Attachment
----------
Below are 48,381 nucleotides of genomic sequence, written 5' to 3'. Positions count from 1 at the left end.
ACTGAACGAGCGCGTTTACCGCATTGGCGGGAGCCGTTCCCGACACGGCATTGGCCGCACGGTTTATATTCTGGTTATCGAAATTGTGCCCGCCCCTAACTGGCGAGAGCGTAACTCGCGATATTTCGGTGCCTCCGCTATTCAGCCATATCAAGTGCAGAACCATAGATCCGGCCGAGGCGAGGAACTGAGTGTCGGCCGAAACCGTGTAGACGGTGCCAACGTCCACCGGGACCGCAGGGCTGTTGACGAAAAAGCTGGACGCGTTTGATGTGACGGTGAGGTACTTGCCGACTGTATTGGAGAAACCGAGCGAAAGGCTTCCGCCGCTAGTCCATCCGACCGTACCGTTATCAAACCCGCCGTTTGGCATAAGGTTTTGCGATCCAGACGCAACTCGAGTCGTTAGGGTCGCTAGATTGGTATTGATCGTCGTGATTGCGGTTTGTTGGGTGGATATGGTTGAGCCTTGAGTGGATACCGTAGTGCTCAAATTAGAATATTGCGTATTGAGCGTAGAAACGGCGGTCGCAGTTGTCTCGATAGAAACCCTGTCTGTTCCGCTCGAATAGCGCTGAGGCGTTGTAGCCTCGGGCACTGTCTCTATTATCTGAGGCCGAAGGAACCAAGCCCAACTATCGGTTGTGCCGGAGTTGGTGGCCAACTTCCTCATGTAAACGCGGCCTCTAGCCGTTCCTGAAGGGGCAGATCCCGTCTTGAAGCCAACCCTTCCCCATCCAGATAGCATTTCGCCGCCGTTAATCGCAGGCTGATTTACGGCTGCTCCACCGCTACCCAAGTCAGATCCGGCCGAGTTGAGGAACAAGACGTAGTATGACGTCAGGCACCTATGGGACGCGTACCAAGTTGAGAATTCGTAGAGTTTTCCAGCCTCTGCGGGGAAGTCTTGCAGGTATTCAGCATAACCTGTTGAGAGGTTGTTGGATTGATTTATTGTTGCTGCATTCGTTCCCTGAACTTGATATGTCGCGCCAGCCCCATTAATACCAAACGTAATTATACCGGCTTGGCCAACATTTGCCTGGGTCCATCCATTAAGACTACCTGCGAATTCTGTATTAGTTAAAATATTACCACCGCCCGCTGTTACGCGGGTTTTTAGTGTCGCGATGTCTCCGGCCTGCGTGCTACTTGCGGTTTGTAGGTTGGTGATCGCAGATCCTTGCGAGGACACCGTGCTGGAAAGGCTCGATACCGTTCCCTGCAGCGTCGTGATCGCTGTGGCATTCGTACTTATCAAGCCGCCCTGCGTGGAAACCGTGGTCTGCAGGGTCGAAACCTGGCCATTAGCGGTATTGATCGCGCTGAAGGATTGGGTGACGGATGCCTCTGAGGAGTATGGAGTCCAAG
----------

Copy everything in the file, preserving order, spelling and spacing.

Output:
Below are 48,381 nucleotides of genomic sequence, written 5' to 3'. Positions count from 1 at the left end.
ACTGAACGAGCGCGTTTACCGCATTGGCGGGAGCCGTTCCCGACACGGCATTGGCCGCACGGTTTATATTCTGGTTATCGAAATTGTGCCCGCCCCTAACTGGCGAGAGCGTAACTCGCGATATTTCGGTGCCTCCGCTATTCAGCCATATCAAGTGCAGAACCATAGATCCGGCCGAGGCGAGGAACTGAGTGTCGGCCGAAACCGTGTAGACGGTGCCAACGTCCACCGGGACCGCAGGGCTGTTGACGAAAAAGCTGGACGCGTTTGATGTGACGGTGAGGTACTTGCCGACTGTATTGGAGAAACCGAGCGAAAGGCTTCCGCCGCTAGTCCATCCGACCGTACCGTTATCAAACCCGCCGTTTGGCATAAGGTTTTGCGATCCAGACGCAACTCGAGTCGTTAGGGTCGCTAGATTGGTATTGATCGTCGTGATTGCGGTTTGTTGGGTGGATATGGTTGAGCCTTGAGTGGATACCGTAGTGCTCAAATTAGAATATTGCGTATTGAGCGTAGAAACGGCGGTCGCAGTTGTCTCGATAGAAACCCTGTCTGTTCCGCTCGAATAGCGCTGAGGCGTTGTAGCCTCGGGCACTGTCTCTATTATCTGAGGCCGAAGGAACCAAGCCCAACTATCGGTTGTGCCGGAGTTGGTGGCCAACTTCCTCATGTAAACGCGGCCTCTAGCCGTTCCTGAAGGGGCAGATCCCGTCTTGAAGCCAACCCTTCCCCATCCAGATAGCATTTCGCCGCCGTTAATCGCAGGCTGATTTACGGCTGCTCCACCGCTACCCAAGTCAGATCCGGCCGAGTTGAGGAACAAGACGTAGTATGACGTCAGGCACCTATGGGACGCGTACCAAGTTGAGAATTCGTAGAGTTTTCCAGCCTCTGCGGGGAAGTCTTGCAGGTATTCAGCATAACCTGTTGAGAGGTTGTTGGATTGATTTATTGTTGCTGCATTCGTTCCCTGAACTTGATATGTCGCGCCAGCCCCATTAATACCAAACGTAATTATACCGGCTTGGCCAACATTTGCCTGGGTCCATCCATTAAGACTACCTGCGAATTCTGTATTAGTTAAAATATTACCACCGCCCGCTGTTACGCGGGTTTTTAGTGTCGCGATGTCTCCGGCCTGCGTGCTACTTGCGGTTTGTAGGTTGGTGATCGCAGATCCTTGCGAGGACACCGTGCTGGAAAGGCTCGATACCGTTCCCTGCAGCGTCGTGATCGCTGTGGCATTCGTACTTATCAAGCCGCCCTGCGTGGAAACCGTGGTCTGCAGGGTCGAAACCTGGCCATTAGCGGTATTGATCGCGCTGAAGGATTGGGTGACGGATGCCTCTGAGGAGTATGGAGTCCAAG